Art & Commerce: Debra Goldman’s Consumer Republic

Global citizens share an appetite for overeating
First it was Sylvester Stallone and Arnold Schwarzenegger movies pulling in the crowd on the Champs Elysees, reducing French cinema to an also-ran in the era of global entertainment. Then it was English, the lingua franca of world pop culture, contaminating the Latinate purity of the mother tongue as dictated by the Academie de Francaise.
Today, the fight to preserve the patrimony of France has moved to ground zero of national identity: the dinner table. The political hero of the moment is Josƒ Bovƒ, the avenger of the French farmer, who has trashedseveral McDonald’s to the delight of his countrymen.
The French know you are what you eat, and Bovƒ insists that McDonald’s is an agent of globalization that threatens the soul of Gallic culture. The French, those masters of lifestyle before lifestyle was cool, are not the only ones resisting the globalization of food.
Under political pressure, German agro-suppliers have sworn off the production of bioengineered crops, seen as a symbol of the power of multinational corporations over a nation’s farmers. In London, protesters dumped four tons of genetically modified soybeans at Tony Blair’s doorstep after the prime minister spoke favorably of GMOs (genetically modified organisms).
But if Europeans have thus far won the battle to keep vegetables with fish genes in their DNA off the table, there’s plenty of evidence that the war against global food has already been lost. Every year, more and more Europeans are exhibiting the classic symptom of a global eater: obesity.
According to studies presented at the Eighth International Congress on Obesity, held in Paris last August, the fat epidemic has spread from the U.S. to Europe and on to the Third World, where skyrocketing obesity rates coexist with subsistence diets and starvation–a telling symbol of the worldwide triumph of free markets.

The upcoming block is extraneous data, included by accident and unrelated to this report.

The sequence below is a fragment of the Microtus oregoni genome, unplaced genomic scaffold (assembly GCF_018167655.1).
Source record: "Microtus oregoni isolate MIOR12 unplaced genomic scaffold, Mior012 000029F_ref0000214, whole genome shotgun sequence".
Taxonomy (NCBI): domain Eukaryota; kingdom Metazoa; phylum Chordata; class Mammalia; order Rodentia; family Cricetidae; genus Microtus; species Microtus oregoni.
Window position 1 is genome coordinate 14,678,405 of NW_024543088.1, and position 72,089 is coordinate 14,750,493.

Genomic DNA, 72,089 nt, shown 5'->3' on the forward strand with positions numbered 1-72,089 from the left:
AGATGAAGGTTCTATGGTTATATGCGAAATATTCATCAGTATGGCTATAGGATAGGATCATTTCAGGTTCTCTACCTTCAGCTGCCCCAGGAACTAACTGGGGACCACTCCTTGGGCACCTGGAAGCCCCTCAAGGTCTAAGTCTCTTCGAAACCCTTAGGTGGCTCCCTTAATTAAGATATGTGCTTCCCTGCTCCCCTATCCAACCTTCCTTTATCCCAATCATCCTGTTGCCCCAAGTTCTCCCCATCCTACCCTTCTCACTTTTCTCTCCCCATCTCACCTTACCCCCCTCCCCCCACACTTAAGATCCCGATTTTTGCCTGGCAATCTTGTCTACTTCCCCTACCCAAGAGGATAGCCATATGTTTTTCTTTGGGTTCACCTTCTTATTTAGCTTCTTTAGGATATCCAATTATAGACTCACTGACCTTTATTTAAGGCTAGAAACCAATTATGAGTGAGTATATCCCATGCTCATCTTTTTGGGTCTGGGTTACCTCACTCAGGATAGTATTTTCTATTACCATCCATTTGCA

More often than not, “globalization” is a code word for “Americanization,” and food is no exception. Fat is as American as eating a double portion of apple pie.
The proof is in a study recently published in the Journal of the American Medical Association.
It reported that from 1991 to ’98, the percentage of Americans who qualified as obese jumped 50 percent. Like the Grim Reaper himself, fat is egalitarian: Big gains were seen in both sexes and across races and educational levels, with 18-29-year-olds, in their calorie-burning prime, and the college-educated showing the highest rate of gains.
In 1991, four states had obesity rates of 15 percent or higher. In 1998, 37 states did. Fat, the report noted, is not spreading like a chronic social problem. It is spreading “with the speed and dispersion characteristic of a communicable disease.” Obesity is less a social trend and more like the flu.
It’s little surprise, then, that this pox Americana evinces a virus’ indifference to national borders. From Paris to Pakistan, more of us are indulging in the consumer society pleasure of tying on the feedbag at the global all-you-can-eat buffet.
As Michael Fumento, author of the obesity epidemic study Fat of the Land, notes, today the standard beverage bottle in Europe holds eight ounces. Yet we need only gaze into the depths of a 7-Eleven Big Gulp to see the future of European thirst-quenching: 64 ounces of bladder-busting refreshment, packing either 800 calories worth of syrup made from genetically modified corn or a lab rat’s ration of artificial sweetener.
To eat out in America, Fumento says, is to be served dinner-plate-sized donuts, mountains of fries and steaks the surface area of manhole covers: huge amounts of highly caloric food offered at relatively low cost. The inconvenient truth is that the only way to maintain a well-
balanced, low-fat diet is to buy the ingredients of our meals and prepare them from scratch.
Of course, that’s what Americans do less and less these days, and the world follows our lead as we stoke ourselves with sugar and fat.
We hear a lot about the citizens of a worldwide consumer republic in the making: transnationally empowered consumers who exchange information, share brands and shop in a borderless world.
We rarely hear that the masters of the universe, those savvy, best-value-for-the-money global shoppers, are probably fat. We universal urbanites of the global free market will not only be dressed in the same brands, we’ll all be wearing them in the largest sizes. K